Thursday -- NBC’s most night of the most successful comedies on cable, to paraphrase “30 Rock” head writer/star Tina Fey -- “Community,” “Parks ands Recreation,” and “The Office” are back, starting at 8, in that order. Hitting the jackpot and snaring the best comedy timeslot NBC has to offer – the one following “The Office” -- is “Whitney” starring comic Whitney Cummings as one half of a committed relationship in what NBC promises is “a hilarious look at modern love.” If we had a buck….
At 10 Thursdays -- once the timeslot of NBC’s crown jewel “ER” -- NBC will attempt to climb up out of the ratings cellar with its “Prime Suspect” re-do. Bello stars and Berg exec produces the remake of the British drama hit that made Helen Mirren a household name in the U.S.
“Chuck” fans are no doubt celebrating its survival The bad news: it’s been sent to Friday nights for its final resting place, where it’s supposed to deliver some kind of lead-in audience for “Grimm.”
“If I have a chance to transport an audience to Friday night it might be with something tha that has a real loyal audience, like ‘Chuck’,” Greenblatt explained of the move.
“Grimm” is a drama about a homicide detective who starts seeing things he can’t explain until this ailing aunt – naturally– shows up and tells him they are descendants of an elite group of hunters known as “Grimms” who fight to keep the balance of humanity safe from the supernatural creature of the world – you know, all those witches and goblins from the Grimm fairytales! We promise to work hard to be able to discuss this series with a straight face by the time the 2011-12 TV season officially kicks off in September.
Anyway, NBC’s “Dateline” will try to follow “Grimm” at 10.
On Saturdays, NBC Rerun Theatre is back.
Sunday, NFL and players willing, football will be back.
When football season is over, NBC will revert to a 7 p.m. “Dateline” on Sunday nights, followed by the return of two-hour “Celebrity Apprentice” leading into “The Firm.” Greenblatt said the “Celebrity Apprentice” boss will be re-cast if Trump decides to run for president of the United States, and when Greenblatt said something in passing about that and one reporter on the afternoon group call asked if he was saying he did not want Trump to run for president, Greenblatt responded, very very carefully, that it was the right of every American to run for president and “nothing would make me happier than for someone to achieve that dream.”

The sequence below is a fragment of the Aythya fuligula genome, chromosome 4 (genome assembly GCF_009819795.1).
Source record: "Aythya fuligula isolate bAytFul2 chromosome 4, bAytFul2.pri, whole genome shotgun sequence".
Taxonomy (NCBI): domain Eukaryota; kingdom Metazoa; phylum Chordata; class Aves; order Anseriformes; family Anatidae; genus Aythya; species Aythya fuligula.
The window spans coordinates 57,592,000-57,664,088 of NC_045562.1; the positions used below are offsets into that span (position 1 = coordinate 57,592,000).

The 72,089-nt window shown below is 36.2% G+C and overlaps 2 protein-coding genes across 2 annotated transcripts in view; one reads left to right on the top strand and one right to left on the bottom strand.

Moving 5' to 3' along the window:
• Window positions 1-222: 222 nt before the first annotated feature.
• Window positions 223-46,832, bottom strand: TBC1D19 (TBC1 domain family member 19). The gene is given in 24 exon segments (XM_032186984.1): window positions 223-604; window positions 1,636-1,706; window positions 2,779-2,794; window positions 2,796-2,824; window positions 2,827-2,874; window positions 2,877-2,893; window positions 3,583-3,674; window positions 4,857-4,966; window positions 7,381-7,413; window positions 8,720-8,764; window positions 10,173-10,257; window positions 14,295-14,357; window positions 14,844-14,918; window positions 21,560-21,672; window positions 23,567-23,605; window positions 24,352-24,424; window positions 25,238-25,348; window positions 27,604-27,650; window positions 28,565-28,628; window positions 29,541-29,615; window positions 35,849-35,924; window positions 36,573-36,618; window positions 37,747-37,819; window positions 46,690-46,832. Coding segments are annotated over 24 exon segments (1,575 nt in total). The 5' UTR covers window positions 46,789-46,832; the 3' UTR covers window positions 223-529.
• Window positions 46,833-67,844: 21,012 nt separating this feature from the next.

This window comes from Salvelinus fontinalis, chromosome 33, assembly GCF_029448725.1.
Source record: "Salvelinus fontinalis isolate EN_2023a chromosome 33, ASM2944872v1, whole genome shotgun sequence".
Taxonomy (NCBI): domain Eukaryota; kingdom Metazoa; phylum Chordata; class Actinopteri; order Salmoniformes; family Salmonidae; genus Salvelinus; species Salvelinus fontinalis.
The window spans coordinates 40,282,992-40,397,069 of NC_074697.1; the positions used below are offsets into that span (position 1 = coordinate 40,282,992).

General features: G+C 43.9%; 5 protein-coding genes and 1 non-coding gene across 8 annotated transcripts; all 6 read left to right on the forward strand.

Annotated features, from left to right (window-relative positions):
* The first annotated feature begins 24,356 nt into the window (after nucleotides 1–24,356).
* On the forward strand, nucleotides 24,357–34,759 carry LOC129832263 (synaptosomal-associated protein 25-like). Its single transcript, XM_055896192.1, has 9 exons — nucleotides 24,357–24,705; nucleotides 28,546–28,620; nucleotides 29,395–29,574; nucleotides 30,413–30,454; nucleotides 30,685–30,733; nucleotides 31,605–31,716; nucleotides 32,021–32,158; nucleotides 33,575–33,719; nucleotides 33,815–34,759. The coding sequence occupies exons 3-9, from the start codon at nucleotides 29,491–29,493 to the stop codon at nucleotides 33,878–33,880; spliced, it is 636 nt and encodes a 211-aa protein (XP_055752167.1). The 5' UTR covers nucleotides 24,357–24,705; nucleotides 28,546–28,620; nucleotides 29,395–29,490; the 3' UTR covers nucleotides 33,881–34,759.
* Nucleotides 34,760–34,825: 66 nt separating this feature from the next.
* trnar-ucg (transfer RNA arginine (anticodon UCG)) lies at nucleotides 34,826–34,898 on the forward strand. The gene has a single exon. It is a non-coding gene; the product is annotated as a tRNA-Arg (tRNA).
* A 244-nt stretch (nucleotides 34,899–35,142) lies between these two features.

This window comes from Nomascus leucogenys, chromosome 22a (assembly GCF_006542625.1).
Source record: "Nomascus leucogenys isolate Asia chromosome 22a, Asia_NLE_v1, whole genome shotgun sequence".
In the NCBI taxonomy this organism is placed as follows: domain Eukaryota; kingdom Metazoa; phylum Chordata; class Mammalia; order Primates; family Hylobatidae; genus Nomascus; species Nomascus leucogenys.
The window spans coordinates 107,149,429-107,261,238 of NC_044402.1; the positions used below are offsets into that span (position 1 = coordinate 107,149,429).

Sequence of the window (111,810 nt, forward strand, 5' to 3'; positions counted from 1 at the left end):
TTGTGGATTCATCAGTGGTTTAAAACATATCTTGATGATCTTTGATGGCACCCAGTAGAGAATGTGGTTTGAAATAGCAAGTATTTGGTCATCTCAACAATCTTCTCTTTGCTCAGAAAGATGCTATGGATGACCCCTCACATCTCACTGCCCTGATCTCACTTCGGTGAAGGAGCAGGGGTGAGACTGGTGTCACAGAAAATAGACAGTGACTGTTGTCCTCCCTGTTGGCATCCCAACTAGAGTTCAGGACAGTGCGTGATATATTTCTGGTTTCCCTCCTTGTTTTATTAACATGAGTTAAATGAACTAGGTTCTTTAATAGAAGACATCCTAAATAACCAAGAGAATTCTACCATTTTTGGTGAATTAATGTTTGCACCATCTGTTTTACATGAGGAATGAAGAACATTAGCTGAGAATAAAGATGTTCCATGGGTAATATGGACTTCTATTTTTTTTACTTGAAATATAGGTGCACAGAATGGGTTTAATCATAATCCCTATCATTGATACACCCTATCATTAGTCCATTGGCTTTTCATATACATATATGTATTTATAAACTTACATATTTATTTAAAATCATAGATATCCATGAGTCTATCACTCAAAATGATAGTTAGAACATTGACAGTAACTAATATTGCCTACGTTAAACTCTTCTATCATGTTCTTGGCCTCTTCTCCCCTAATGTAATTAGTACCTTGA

Anyway, “Celebrity Apprentice” is considered NBC’s best lead-in for legal drama “The Firm” which is based on the Grisham gook of same name and will pick up 10 years after the Tom Cruise flick left off.
Also around the time “Celebrity Apprentice” returns to NBC’s schedule, “The Voice” will be back, in its new timeslot on Mondays, 8-10 p.m. It is, Greenblatt said, perfect leadin to new drama “Smash.”
“Smash,” one of the most buzzed about projects during this TV series development season, follows the mounting of a Broadway musical based on the life of Marilyn Monroe. Messing plays half of the play’s writing team. “American Idol” finalist Katharine McPhee plays a newbie who wants the lead role – but so does a Bway chorus line veteran, played by Megan Hilty (“9 to 5: the Musical”). Spielberg’s credited with the idea and among the exec producers are Craig Zadan and Neil Meron, whose credits include “Chicago” and “Hairspray” as well as TV remakes of “Gypsy,” and “Music Man,” among others.
Sitting on the bench, ready to step in where ratings sink-hole-dom happens, are:
“Awake” about a detective whose son and wife are in a car accident and he discovers two parallel universes – one in which he wife was killed but his son survived, the other in which the son got out alive but the wife perished.
“Are You There Vodka? It’s Me, Chelsea,” abaout a 20-something bartender (Laura Prepon) who is a force of nature.
“Best Friends Forever,” is about a woman who flies cross country to move in with her best friend when he husband files for divorce, only to discover her BFF’s boyfriend has moved in, and turned her former bedroom into his home office.
“Bent” is a rom-com starring Amanda Peet and David Walton as a recently divorced lawyer with a daughter, and a womanizing, recovering gambling addict contractor who’s re-doing her kitchen, respectively. No, we do not know why this show is not called “Rebound.”
NBC FALL 2011-12 SCHEDULE
(*New programs in UPPER CASE; all times ET)
8-10 p.m. – “The Sing-Off”
10-11 p.m. – “THE PLAYBOY CLUB”
8-10 p.m. – “The Biggest Loser”
10-11 p.m. – “Parenthood”
8-8:30 p.m. – “UP ALL NIGHT”
8:30-9 p.m. – “FREE AGENTS”
9-10 p.m. -- “Harry’s Law”
10-11 p.m. -- “Law & Order: Special Victims Unit”
8-8:30 p.m. – “Community”
8:30-9 p.m. -- “Parks and Recreation”
9-9:30 p.m. – “The Office”
9:30-10 p.m. – “WHITNEY”
10-11 p.m. – “PRIME SUSPECT”
8-9 p.m. – “Chuck”
9-10 p.m. – “GRIMM”
10-11 p.m. – “Dateline NBC”
7- 8:15 p.m. -- “Football Night in America”
8:15-11:30 p.m. -- “NBC Sunday Night Football”
More from upfront week: